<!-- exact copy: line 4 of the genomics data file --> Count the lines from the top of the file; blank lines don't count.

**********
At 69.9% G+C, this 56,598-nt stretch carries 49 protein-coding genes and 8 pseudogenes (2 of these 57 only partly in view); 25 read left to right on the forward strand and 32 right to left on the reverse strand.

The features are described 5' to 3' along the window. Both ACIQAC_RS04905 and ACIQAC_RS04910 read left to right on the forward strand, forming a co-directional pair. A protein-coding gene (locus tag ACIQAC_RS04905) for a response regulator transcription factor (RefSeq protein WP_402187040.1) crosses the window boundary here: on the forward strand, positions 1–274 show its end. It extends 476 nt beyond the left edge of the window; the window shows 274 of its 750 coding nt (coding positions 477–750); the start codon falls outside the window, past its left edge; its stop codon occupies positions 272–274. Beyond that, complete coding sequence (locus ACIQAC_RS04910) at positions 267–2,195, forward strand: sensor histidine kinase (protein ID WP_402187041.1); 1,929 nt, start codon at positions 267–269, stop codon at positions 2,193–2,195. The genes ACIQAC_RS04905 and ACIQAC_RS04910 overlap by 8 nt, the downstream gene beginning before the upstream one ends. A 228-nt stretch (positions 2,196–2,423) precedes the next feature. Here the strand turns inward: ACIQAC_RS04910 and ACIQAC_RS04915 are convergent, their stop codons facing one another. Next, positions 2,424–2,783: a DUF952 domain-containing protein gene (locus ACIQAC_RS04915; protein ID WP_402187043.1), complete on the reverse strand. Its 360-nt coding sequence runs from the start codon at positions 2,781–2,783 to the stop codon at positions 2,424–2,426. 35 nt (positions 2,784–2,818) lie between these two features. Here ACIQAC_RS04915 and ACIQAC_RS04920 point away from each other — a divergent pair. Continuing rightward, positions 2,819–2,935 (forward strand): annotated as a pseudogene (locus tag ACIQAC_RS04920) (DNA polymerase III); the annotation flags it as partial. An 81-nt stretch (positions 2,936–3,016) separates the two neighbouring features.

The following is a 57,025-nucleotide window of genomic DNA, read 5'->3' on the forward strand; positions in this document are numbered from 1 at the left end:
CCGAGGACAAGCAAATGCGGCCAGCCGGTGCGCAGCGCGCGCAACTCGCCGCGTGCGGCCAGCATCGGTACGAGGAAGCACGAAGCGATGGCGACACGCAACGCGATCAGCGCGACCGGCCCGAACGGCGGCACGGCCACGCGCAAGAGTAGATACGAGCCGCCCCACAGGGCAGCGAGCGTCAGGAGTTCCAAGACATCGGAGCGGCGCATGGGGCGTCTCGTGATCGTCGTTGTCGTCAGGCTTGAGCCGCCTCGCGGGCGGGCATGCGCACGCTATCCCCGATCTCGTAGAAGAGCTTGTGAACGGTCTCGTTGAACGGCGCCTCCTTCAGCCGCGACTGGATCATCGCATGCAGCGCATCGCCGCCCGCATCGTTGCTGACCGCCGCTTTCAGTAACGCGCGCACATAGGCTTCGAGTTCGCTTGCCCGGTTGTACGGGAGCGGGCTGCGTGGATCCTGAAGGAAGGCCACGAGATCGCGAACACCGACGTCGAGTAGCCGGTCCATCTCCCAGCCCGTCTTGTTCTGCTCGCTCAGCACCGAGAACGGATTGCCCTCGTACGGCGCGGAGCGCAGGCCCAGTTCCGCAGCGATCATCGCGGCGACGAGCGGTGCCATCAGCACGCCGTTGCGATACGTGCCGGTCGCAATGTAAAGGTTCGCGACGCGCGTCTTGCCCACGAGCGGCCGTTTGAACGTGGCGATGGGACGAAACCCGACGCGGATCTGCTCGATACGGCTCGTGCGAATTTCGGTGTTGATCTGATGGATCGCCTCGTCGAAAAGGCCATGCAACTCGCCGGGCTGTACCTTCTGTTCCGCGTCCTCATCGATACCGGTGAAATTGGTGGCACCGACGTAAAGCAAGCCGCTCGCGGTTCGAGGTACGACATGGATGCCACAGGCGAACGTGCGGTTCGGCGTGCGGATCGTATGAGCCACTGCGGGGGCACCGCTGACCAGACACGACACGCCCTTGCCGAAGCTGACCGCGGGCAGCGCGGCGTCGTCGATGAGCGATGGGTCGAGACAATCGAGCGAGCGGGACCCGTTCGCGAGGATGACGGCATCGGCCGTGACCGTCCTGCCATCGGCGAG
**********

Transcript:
CCGAGGACAAGCAAATGCGGCCAGCCGGTGCGCAGCGCGCGCAACTCGCCGCGTGCGGCCAGCATCGGTACGAGGAAGCACGAAGCGATGGCGACACGCAACGCGATCAGCGCGACCGGCCCGAACGGCGGCACGGCCACGCGCAAGAGTAGATACGAGCCGCCCCACAGGGCAGCGAGCGTCAGGAGTTCCAAGACATCGGAGCGGCGCATGGGGCGTCTCGTGATCGTCGTTGTCGTCAGGCTTGAGCCGCCTCGCGGGCGGGCATGCGCACGCTATCCCCGATCTCGTAGAAGAGCTTGTGAACGGTCTCGTTGAACGGCGCCTCCTTCAGCCGCGACTGGATCATCGCATGCAGCGCATCGCCGCCCGCATCGTTGCTGACCGCCGCTTTCAGTAACGCGCGCACATAGGCTTCGAGTTCGCTTGCCCGGTTGTACGGGAGCGGGCTGCGTGGATCCTGAAGGAAGGCCACGAGATCGCGAACACCGACGTCGAGTAGCCGGTCCATCTCCCAGCCCGTCTTGTTCTGCTCGCTCAGCACCGAGAACGGATTGCCCTCGTACGGCGCGGAGCGCAGGCCCAGTTCCGCAGCGATCATCGCGGCGACGAGCGGTGCCATCAGCACGCCGTTGCGATACGTGCCGGTCGCAATGTAAAGGTTCGCGACGCGCGTCTTGCCCACGAGCGGCCGTTTGAACGTGGCGATGGGACGAAACCCGACGCGGATCTGCTCGATACGGCTCGTGCGAATTTCGGTGTTGATCTGATGGATCGCCTCGTCGAAAAGGCCATGCAACTCGCCGGGCTGTACCTTCTGTTCCGCGTCCTCATCGATACCGGTGAAATTGGTGGCACCGACGTAAAGCAAGCCGCTCGCGGTTCGAGGTACGACATGGATGCCACAGGCGAACGTGCGGTTCGGCGTGCGGATCGTATGAGCCACTGCGGGGGCACCGCTGACCAGACACGACACGCCCTTGCCGAAGCTGACCGCGGGCAGCGCGGCGTCGTCGATGAGCGATGGGTCGAGACAATCGAGCGAGCGGGACCCGTTCGCGAGGATGACGGCATCGGCCGTGACCGTCCTGCCATCGGCGAG